Easy Lit Notes website uses cookies to ensure that you get the best possible experience while you are visiting our site. We use cookies to help analyze our web traffic and to monetize our website. For More Info, please visit our Cookie Policy.

January 12, 2011

Amorett #71 by Edmund Spenser- Analysis

Amorett #71 by Edmund Spenser- Analysis


Edmund Spenser's Amoretti: Sonnet 71 follows a hunting theme, which is a typical metaphor in 16th Century England. In this particular sonnet, the hunter is the spider (i.e. the seducer) and the bee is the seducer's beloved. This sonnet's hunting metaphor is the complete opposite of Spenser's other attempt at this particular conceit in Sonnet 67, where the doe (i.e. the beloved) had all of the power and allowed herself to be caught by the hunter. In this sonnet, the bee weaves (web) her own prison, but the cunning spider seems to have the upper hand.

The speaker delights in his beloved's "drawen work"-ornamental work done in textile fabrics by drawing out some of the threads so as to form patterns. The speaker of the poem likens himself to a spider and his beloved to a bee (aka his prey). The bee getting caught in the spider's sticky web is the extended metaphor of this sonnet. "In Chinese (as in European) fairy tales, bees help young men find the right bride" (35). Spiders often have negative associations, and are known as cunning tricksters. "In Christian symbolic tradition the spider is the 'evil' counterpart of the good bee; the spider generally stands for the sinful urges that suck the blood from humanity" (317). This definition of the spider as an evil trickster seems to go along with how the speaker describes the spider, it lurks in "close awayt" (secret ambush) to catch his pretty (the gentle bee). Spenser also puns the word "doe," which is supposed to be do. Sonnet 67 uses a common hunting metaphor, similar to the one found in this poem, but instead of a bee the female character is a doe.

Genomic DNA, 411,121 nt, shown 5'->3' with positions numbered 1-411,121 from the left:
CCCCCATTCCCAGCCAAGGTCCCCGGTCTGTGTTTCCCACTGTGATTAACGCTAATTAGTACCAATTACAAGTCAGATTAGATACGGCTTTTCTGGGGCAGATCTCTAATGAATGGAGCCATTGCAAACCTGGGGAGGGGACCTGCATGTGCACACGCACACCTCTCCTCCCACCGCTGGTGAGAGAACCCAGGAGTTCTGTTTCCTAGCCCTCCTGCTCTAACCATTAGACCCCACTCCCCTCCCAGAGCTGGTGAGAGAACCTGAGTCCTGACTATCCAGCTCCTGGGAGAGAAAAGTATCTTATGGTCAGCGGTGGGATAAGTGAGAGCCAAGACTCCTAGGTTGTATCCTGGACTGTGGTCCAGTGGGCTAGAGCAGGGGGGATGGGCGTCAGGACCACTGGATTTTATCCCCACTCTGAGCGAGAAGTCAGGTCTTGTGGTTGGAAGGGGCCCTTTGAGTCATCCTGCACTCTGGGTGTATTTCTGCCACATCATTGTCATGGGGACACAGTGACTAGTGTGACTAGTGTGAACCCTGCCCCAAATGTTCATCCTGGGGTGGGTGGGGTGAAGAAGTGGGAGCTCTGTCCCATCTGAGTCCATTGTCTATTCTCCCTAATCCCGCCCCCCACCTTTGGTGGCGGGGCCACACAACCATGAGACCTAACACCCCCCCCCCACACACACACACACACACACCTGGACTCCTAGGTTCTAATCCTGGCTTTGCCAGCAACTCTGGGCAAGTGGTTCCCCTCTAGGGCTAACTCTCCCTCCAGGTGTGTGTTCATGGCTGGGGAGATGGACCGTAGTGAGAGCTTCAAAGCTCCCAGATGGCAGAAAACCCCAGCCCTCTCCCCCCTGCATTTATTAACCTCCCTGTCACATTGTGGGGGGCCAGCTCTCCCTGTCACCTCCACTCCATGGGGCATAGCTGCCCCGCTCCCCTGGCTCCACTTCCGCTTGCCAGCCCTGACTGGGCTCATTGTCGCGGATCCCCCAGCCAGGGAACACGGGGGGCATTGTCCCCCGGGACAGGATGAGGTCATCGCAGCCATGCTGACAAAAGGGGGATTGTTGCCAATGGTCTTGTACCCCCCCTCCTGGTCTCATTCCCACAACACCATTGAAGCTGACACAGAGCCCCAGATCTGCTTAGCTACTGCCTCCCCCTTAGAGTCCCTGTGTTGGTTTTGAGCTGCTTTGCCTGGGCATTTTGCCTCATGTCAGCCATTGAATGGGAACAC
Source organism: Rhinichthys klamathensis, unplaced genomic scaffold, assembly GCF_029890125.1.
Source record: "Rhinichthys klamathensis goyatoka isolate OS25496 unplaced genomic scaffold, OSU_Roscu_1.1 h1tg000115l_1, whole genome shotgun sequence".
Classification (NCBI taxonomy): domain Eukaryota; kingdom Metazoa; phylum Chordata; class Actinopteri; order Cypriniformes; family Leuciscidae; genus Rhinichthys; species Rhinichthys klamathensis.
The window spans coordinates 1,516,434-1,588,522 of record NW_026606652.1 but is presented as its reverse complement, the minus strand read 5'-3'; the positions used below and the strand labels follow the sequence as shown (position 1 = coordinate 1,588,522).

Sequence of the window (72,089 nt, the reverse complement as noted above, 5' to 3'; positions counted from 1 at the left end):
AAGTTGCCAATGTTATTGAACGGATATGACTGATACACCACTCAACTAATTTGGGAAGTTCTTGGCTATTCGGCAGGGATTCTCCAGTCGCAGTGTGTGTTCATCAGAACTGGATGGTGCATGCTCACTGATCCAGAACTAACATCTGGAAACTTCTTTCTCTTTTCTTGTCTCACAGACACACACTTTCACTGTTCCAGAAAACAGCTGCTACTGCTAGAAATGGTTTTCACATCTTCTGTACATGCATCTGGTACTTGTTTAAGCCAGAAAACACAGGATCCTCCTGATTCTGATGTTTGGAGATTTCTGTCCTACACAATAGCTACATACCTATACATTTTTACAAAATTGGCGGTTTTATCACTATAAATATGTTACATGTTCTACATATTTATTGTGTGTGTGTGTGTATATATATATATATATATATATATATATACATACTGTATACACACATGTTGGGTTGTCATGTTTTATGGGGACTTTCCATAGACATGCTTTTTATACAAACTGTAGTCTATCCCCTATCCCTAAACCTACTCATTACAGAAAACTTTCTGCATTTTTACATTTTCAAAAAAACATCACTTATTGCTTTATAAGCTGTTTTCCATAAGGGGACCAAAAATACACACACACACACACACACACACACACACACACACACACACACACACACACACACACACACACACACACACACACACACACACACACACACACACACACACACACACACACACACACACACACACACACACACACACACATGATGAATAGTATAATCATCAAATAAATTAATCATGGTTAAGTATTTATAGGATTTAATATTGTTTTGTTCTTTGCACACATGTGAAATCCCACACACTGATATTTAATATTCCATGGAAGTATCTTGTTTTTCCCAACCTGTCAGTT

The speaker says that his beloved is rightly caught in a cunning snare built by her beloved enemy, and "thralled" (enslaved) into love. He has caught her in his "streight" (tight) and sticky bonds (i.e. web) and held captive forever; she will never be able to escape his love no matter how hard she tries. She is his prey and lust for life, and there is nothing that she can do about it.

"As your worke is woven all about" insinuates that she created her own prison; she wanted to be caught that's why she wove in the sweet flowers honeysuckle ("woodbynd") and sweet briar ("enlantine"). He also says that in time she will learn to love her sweet prison with all of her the things that she loves.

And from this time on there will only be peace between the spider and the "gentle" bee. In all of Spenser's sonnets (in the Amoretti) he describes his beloved as being "gentle." Gentle has a lot of meanings: honorable, kind, docile, soft, and delicate. I believe these are all traits that he wants in a wife, and he is reinforcing the notion of a wife that will be submissive to her husband.

Sources


Biedermann, Hans. Dictionary of Symbolism: Cultural Icons & The Meanings Behind Them. New York: Meridian, 1989.

Spenser, Edmund. "Amoretti: Sonnet 71." The Norton Anthology of Poetry. 5th ed. Ed. Margaret Ferguson. New York: Norton, 2005. 141-2.